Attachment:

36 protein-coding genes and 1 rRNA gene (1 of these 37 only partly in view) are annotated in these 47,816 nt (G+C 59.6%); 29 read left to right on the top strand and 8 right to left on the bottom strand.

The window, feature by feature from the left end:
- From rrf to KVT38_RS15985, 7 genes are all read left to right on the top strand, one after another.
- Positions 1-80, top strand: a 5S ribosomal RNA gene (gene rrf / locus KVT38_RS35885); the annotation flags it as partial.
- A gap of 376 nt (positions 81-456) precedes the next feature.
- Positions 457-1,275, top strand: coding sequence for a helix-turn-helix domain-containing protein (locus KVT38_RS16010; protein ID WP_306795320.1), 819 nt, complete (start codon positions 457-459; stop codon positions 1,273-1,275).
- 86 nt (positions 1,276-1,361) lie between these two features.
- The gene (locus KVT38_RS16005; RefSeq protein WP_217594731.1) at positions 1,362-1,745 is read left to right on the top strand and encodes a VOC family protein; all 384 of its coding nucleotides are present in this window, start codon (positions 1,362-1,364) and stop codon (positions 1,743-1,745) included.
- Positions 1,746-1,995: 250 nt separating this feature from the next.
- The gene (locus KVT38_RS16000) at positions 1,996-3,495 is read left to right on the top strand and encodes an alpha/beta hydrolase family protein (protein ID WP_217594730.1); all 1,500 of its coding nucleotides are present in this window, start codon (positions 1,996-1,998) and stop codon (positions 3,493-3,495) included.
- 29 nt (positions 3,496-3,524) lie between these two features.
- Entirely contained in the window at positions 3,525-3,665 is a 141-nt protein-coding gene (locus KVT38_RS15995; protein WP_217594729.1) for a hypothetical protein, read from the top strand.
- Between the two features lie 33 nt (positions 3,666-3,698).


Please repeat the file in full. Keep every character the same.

36 protein-coding genes and 1 rRNA gene (1 of these 37 only partly in view) are annotated in these 47,816 nt (G+C 59.6%); 29 read left to right on the top strand and 8 right to left on the bottom strand.

The window, feature by feature from the left end:
- From rrf to KVT38_RS15985, 7 genes are all read left to right on the top strand, one after another.
- Positions 1-80, top strand: a 5S ribosomal RNA gene (gene rrf / locus KVT38_RS35885); the annotation flags it as partial.
- A gap of 376 nt (positions 81-456) precedes the next feature.
- Positions 457-1,275, top strand: coding sequence for a helix-turn-helix domain-containing protein (locus KVT38_RS16010; protein ID WP_306795320.1), 819 nt, complete (start codon positions 457-459; stop codon positions 1,273-1,275).
- 86 nt (positions 1,276-1,361) lie between these two features.
- The gene (locus KVT38_RS16005; RefSeq protein WP_217594731.1) at positions 1,362-1,745 is read left to right on the top strand and encodes a VOC family protein; all 384 of its coding nucleotides are present in this window, start codon (positions 1,362-1,364) and stop codon (positions 1,743-1,745) included.
- Positions 1,746-1,995: 250 nt separating this feature from the next.
- The gene (locus KVT38_RS16000) at positions 1,996-3,495 is read left to right on the top strand and encodes an alpha/beta hydrolase family protein (protein ID WP_217594730.1); all 1,500 of its coding nucleotides are present in this window, start codon (positions 1,996-1,998) and stop codon (positions 3,493-3,495) included.
- 29 nt (positions 3,496-3,524) lie between these two features.
- Entirely contained in the window at positions 3,525-3,665 is a 141-nt protein-coding gene (locus KVT38_RS15995; protein WP_217594729.1) for a hypothetical protein, read from the top strand.
- Between the two features lie 33 nt (positions 3,666-3,698).